How did tariffs create a conflict between the North and the South?
The North had most of the factories in the country, and a tariff would make the cheap foreign imports more expensive than the products the Northern factories made. A tariff would have forced Southerners to buy manufactured goods at higher prices from the North, which angered the South.
NAFTA is the North American Free Trade Agreement which reduced or eliminated tariffs between the major countries of North America. NAFTA includes the United States, Canada, and Mexico. Created on January 1, 1994, it was designed to eliminate trade barriers, create a common market, and increase trade and investment.
The tariffs helped the North more because the North manufactured all the goods that were bought in the USA and the tariffs caused everyone who was buying goods from Brittain to stop because the expenses were high so that caused them to start buying goods from the North which made their economy much stronger.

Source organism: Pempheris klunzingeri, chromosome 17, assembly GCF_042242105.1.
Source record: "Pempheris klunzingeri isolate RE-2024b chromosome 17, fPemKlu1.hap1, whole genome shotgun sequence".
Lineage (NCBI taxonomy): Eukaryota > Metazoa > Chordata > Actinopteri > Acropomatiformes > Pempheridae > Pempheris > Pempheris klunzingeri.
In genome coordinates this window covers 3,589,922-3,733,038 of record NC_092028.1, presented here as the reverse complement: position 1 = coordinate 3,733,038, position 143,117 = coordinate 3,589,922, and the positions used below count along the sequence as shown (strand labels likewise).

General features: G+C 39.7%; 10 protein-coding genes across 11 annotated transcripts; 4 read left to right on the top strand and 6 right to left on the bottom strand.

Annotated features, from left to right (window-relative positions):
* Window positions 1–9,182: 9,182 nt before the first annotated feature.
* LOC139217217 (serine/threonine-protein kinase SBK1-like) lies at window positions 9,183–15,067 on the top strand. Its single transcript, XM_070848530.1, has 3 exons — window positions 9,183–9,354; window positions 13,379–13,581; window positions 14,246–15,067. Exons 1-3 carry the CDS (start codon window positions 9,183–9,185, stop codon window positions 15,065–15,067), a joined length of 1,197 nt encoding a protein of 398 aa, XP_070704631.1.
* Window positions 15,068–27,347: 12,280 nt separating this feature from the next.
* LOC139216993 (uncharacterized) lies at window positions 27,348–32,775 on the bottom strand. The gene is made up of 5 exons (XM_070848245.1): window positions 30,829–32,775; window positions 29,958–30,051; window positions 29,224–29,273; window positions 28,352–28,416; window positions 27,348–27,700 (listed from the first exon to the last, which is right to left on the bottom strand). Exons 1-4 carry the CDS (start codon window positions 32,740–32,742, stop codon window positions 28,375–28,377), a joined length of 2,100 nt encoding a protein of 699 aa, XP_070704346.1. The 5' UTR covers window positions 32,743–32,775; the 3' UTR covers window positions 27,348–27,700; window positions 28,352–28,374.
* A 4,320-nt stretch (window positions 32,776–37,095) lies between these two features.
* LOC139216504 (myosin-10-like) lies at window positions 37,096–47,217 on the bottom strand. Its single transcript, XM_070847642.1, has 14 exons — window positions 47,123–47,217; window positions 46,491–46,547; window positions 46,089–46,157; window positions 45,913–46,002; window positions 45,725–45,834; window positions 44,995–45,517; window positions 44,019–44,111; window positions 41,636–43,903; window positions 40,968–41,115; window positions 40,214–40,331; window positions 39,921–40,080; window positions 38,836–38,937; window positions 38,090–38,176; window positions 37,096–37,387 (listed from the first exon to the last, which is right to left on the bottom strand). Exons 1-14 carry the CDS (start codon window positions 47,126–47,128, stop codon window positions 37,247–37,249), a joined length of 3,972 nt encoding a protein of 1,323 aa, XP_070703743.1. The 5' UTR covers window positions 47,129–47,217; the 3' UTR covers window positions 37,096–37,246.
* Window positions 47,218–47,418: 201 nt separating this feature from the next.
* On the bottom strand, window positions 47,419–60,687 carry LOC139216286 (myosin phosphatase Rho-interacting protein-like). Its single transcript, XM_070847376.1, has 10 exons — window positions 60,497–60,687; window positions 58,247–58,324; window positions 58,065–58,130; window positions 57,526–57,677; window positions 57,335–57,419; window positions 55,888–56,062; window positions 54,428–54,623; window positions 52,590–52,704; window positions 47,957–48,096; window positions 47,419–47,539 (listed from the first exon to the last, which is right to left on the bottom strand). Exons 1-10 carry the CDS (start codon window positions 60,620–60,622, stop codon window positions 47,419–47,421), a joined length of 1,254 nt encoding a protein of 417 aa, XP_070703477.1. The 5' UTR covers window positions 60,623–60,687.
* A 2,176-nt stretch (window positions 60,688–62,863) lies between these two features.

The South was primarily based on cotton monoculture done by slaves, which were sold to Europe for money. The Southern farm owners grew there cotton was in favor of slavery and low tariffs on import goods. The North was based on grown grains, shipbuilding and transportation, making the North high tariffs on importing goods.
The North was trying to protect its fast-growing industry against cheap foreign imports. The South had almost no industry, and wanted cheap imports. So the tariffs looked like the North taxing the South. This deepened the divide between the two sections, and caused the South to start making plans for secession, as it felt that it could live on its cotton revenues.